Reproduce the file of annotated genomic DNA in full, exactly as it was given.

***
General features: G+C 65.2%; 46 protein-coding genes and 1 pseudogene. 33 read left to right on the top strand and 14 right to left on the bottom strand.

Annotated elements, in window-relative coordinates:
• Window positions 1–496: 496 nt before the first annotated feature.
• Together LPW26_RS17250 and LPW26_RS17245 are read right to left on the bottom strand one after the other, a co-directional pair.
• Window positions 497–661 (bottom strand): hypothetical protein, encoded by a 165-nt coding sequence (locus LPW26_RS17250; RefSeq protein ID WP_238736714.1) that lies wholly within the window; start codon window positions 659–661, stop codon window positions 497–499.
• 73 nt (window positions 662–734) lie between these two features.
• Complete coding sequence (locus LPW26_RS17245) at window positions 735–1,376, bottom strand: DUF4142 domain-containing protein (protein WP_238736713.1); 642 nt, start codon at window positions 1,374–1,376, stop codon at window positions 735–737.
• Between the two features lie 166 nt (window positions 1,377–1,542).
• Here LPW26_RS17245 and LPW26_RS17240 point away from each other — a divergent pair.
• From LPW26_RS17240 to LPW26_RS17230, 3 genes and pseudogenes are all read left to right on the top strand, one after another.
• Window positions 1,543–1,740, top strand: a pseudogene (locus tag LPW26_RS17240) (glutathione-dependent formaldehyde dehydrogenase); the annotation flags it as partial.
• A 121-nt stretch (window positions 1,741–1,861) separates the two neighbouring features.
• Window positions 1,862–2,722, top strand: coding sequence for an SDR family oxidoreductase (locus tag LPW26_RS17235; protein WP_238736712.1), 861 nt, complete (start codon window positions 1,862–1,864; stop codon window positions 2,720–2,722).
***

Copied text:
General features: G+C 65.2%; 46 protein-coding genes and 1 pseudogene. 33 read left to right on the top strand and 14 right to left on the bottom strand.

Annotated elements, in window-relative coordinates:
• Window positions 1–496: 496 nt before the first annotated feature.
• Together LPW26_RS17250 and LPW26_RS17245 are read right to left on the bottom strand one after the other, a co-directional pair.
• Window positions 497–661 (bottom strand): hypothetical protein, encoded by a 165-nt coding sequence (locus LPW26_RS17250; RefSeq protein ID WP_238736714.1) that lies wholly within the window; start codon window positions 659–661, stop codon window positions 497–499.
• 73 nt (window positions 662–734) lie between these two features.
• Complete coding sequence (locus LPW26_RS17245) at window positions 735–1,376, bottom strand: DUF4142 domain-containing protein (protein WP_238736713.1); 642 nt, start codon at window positions 1,374–1,376, stop codon at window positions 735–737.
• Between the two features lie 166 nt (window positions 1,377–1,542).
• Here LPW26_RS17245 and LPW26_RS17240 point away from each other — a divergent pair.
• From LPW26_RS17240 to LPW26_RS17230, 3 genes and pseudogenes are all read left to right on the top strand, one after another.
• Window positions 1,543–1,740, top strand: a pseudogene (locus tag LPW26_RS17240) (glutathione-dependent formaldehyde dehydrogenase); the annotation flags it as partial.
• A 121-nt stretch (window positions 1,741–1,861) separates the two neighbouring features.
• Window positions 1,862–2,722, top strand: coding sequence for an SDR family oxidoreductase (locus tag LPW26_RS17235; protein WP_238736712.1), 861 nt, complete (start codon window positions 1,862–1,864; stop codon window positions 2,720–2,722).